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Content First, Technology Second

· Drupal,Community,Code,Content

Many years ago, I was going for a morning stroll in New Jersey with my dad. We walked past a complete stranger and my dad said, “Hello.” My parents are divorced and I lived (mostly) with my mom in Brooklyn, so I spent the majority of childhood in a place where no one says hello to strangers. I was bewildered so I asked him why did we just said hi to a complete stranger and he said...

Saying hello is easier than saying f*ck you.

That is truly what he said and I can honestly say, it is the one and only time I have ever heard Sheldon Rockowitz swear. He broke his polite demeanor to emphasize to me the importance of saying hi.

Fast forward 20 years. I am now a father and my four-year-old son is complaining that he has no one to play with. I point to the closest child his age and tell him to go up to the kid and say 'Hi, my name is Ben'. He did it and discovered the concept and value of initiating a greeting with a complete stranger. And he made a friend for the day at the playground.

Two years ago, we were on a summer trip in Montreal and hanging out in a playground. Like many parents, I was laying low on the sidelines, observing my child's interaction with other kids. Ben walks up to a kid on the swing set and says, "I am not sure what language to say ‘Hi’ in, but my name is Ben." Ben's natural ability to adjust his approach blew my mind because he not only found a way to communicate with a complete stranger who might not be comfortable speaking his language, but he also shifted his method based on what he knew - and this is equally important - what he didn’t know. Kids are the future, and they teach us valuable lessons all the time.

Ben taught me..

No matter how difficult or challenging it is to approach someone, you should still find a way to say to hi, to be the first one to launch a connection. And you should do that even if you’re not sure of what the outcome will be. Taking the risk means you’ll gain something; doing nothing adds nothing new.

The Drupal community and software needs to say "Hi" and make people feel comfortable

Improving the evaluator experience has become one of our communities initiatives. There are many approaches and plenty of awesome people contributing to improving this experience. Providing a single command to install & run Drupal is critical, however I feel that we the Drupal Community should not lose sight of the importance of saying "Hi" and making someone feel comfortable who is installing Drupal for their very first time. It’s something that only takes a moment but works wonders in easing barriers - it acknowledges your presence and opens the door, ushering you in. Helping someone feel comfortable with using the command line can be a make or break user experience. I have a huge amount of faith that the Documentation working group will collaborate and continue to provide a first-rate getting started guide. I hope after the initial patch is committed, we’ll aim to further improve the evaluator experience by congratulating someone on installing a piece of fantastic Open Source software for their first time using CLI, which by the way, means Command-line interface.

Hopefully, we can even take the time add some cool colors to the below message.

For anyone that is already a command-line ninja, the above message would only be seen once, but I would never expect a command-line ninja to be executing `drupal quick-start` because they have already progressed in their journey to installing Drupal using a recommended local server setup.

Making it easy for people to learn more about our community and our principles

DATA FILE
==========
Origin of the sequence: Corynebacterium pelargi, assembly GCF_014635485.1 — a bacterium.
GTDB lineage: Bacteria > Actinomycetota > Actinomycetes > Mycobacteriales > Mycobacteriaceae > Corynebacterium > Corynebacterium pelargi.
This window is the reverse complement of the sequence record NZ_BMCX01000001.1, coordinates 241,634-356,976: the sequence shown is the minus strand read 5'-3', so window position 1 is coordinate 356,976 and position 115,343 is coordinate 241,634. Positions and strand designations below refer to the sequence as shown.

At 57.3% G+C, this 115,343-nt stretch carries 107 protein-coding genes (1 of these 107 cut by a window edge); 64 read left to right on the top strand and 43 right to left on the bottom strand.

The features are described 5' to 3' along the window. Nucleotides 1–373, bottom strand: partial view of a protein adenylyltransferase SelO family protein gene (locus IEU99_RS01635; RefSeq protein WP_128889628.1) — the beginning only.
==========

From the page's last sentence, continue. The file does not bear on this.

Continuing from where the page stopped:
Our community is massive, and Drupal.org is overwhelming. Many people have acknowledged the problem and Drupal Association's new Drupal.org homepage is now addressing personas to better direct visitors.

We have a great community and the below saying is part of Drupal's credo.

Come for the software, stay for the community

This was my experience ten years ago when I first downloaded and installed Drupal. I feel that we should recognize the comma between the "Come for the software" and "stay for the community" because it represents what I am going to call, "the journey from the code to the community." There is a problem in our code; it is not a technical one; it is content one. We need to value and think about every user experience and the messaging and content around every new feature we add to the software.

We are collaborating on creating the single most important piece of content in our community, it is our "Values & Principles" I want to ask you the community…

Where should our values & principles live?

We can learn a lot from other communities

Before DrupalCon Nashville, I blogged about the potential threat of WordPress. At DrupalCon Nashville, I attended the Community Summit, which was also attended by two amazing members of the WordPress community, Andrea Middleton and Jill Binder. They shared with the Drupal Community how WordPress organizes meetups and camps. Andrea and Jill demonstrated to me that Open Source communities should always collaborate and share ideas and solutions. Personally, in the Open Source world, I have come to view all competing projects as sibling projects.

WordPress has principles and they live in their code more specifically the software's admin user experience. Their approach is very straightforward and begins with a clickable logo in the upper right-hand toolbar which opens to a What's New, followed by Credits, Freedoms, and Privacy.

WordPress About Section

To use a Picasso’ism, we need to do more than copy this approach; we need to steal it (in a friendly way) and make it our own solution.

Community in Code

Before I even start discussing any possible approaches, I need to quote one of our values to help guide this discussion... 'embrace change'. In other words, here is my idea of how we get started: Let’s work together to make it better.

Personally, I feel that limiting this content to three key pillars of information is a better way to consolidate our information.

The three pillars I recommend are...

  • Getting involved in our community

  • Recognizing who is involved in our community

  • Discover our community’s values and principles

The Drupal logo should be the same drop logo as the one on Drupal.org. Wherever possible, we should pull content and design elements from Drupal.org.

Getting involved in our community